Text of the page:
VATICAN CITY — Pope John Paul II, in offering congratulations to President George W. Bush on his inauguration, prayed that the future of the United States would be marked by justice, freedom and respect for human dignity.
The Pope, in a Jan. 20 telegram, told Bush he prayed “that almighty God will grant you wisdom and strength of purpose in the exercise of your high office.”
Popes traditionally send a telegram of congratulations to new presidents of the United States on the day of their inauguration.
In his message to Bush, John Paul II said he prayed that under the new president's leadership, “the American people will discover in their rich religious and political heritage the ethical foundation for building a society marked by authentic justice and freedom with unfailing respect for the dignity and rights of each individual, especially the poor, the defenseless and those who have no voice.”
The Pope also prayed that God would guide the president's efforts “to foster understanding, cooperation and peace among the peoples of the world.”
He also asked God to bless the Bush family and all the people of the United States.
On Jan. 21, Cardinal-designate Theodore McCarrick of Washington joined a rabbi, a Greek Orthodox priest and Protestant ministers in praying for President Bush and his new administration at a Sunday morning inaugural prayer service, the Associated Press reported.
The pews of Washington National Cathedral were filled with members of the Bush family, friends and supporters as the Rev. Franklin Graham, continuing a tradition established by his father, the Rev. Billy Graham, invoked blessings on the new government and its leaders.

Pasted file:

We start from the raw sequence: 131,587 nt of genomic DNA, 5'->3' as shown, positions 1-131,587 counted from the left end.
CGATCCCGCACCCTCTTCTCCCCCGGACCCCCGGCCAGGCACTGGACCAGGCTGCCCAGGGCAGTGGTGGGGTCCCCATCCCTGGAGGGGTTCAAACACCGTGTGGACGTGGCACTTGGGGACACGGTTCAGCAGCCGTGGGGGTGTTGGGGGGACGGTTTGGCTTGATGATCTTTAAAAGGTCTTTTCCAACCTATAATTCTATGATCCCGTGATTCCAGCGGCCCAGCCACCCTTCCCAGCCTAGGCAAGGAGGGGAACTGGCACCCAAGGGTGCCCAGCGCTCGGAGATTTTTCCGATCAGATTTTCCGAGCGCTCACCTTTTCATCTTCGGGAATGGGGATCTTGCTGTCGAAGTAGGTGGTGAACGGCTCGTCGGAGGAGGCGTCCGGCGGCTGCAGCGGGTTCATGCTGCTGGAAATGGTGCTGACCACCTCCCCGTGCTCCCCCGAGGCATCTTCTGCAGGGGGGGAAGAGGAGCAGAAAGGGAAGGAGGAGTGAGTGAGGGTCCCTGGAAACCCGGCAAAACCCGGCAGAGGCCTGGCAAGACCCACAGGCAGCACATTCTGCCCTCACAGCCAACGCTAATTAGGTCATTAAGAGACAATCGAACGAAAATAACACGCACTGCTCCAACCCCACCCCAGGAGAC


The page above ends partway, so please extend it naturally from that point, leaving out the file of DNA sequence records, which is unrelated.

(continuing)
“I pray that God will place his great hand of protection on each and everyone, and especially on you, Mr. President, and your family,” said Graham, who also said a prayer at Bush's swearing-in Saturday.
“The greatest threat, however, lies deep within our own hearts that are infected with greed, hate and lust,” Graham said in his sermon.
The service was held on Bush's first full day in office and came hours after he attended inaugural balls around the city.
One of the many clergymen offering prayers in the crossing before the altar of the Gothic-style Episcopalian cathedral was Archbishop Theodore McCarrick of Washington, who was wearing the red cap symbolic of his being named by the Pope earlier Sunday to the rank of cardinal.
In a prayer, Archbishop McCarrick asked God to grant “wisdom and grace” to Bush and all who will serve the nation in his administration.
Other clergy offering prayers were Rabbi Samuel Karff, Greek Orthodox Bishop Demetrios, the Rt. Rev. Jane Holmes Dixon, the bishop of the Episcopal diocese of Washington, and the Very Rev. Nathan D. Baxter, dean of the cathedral.
The first inaugural prayer service was held on April 30, 1789, at St. Paul's Chapel in New York City for newly inaugurated President George Washington. President Franklin Roosevelt re-established the precedent in 1933.
Bush's father, President George H. Bush, attended a similar service at the cathedral on the Sunday after his inauguration in 1989. (From combined wire services)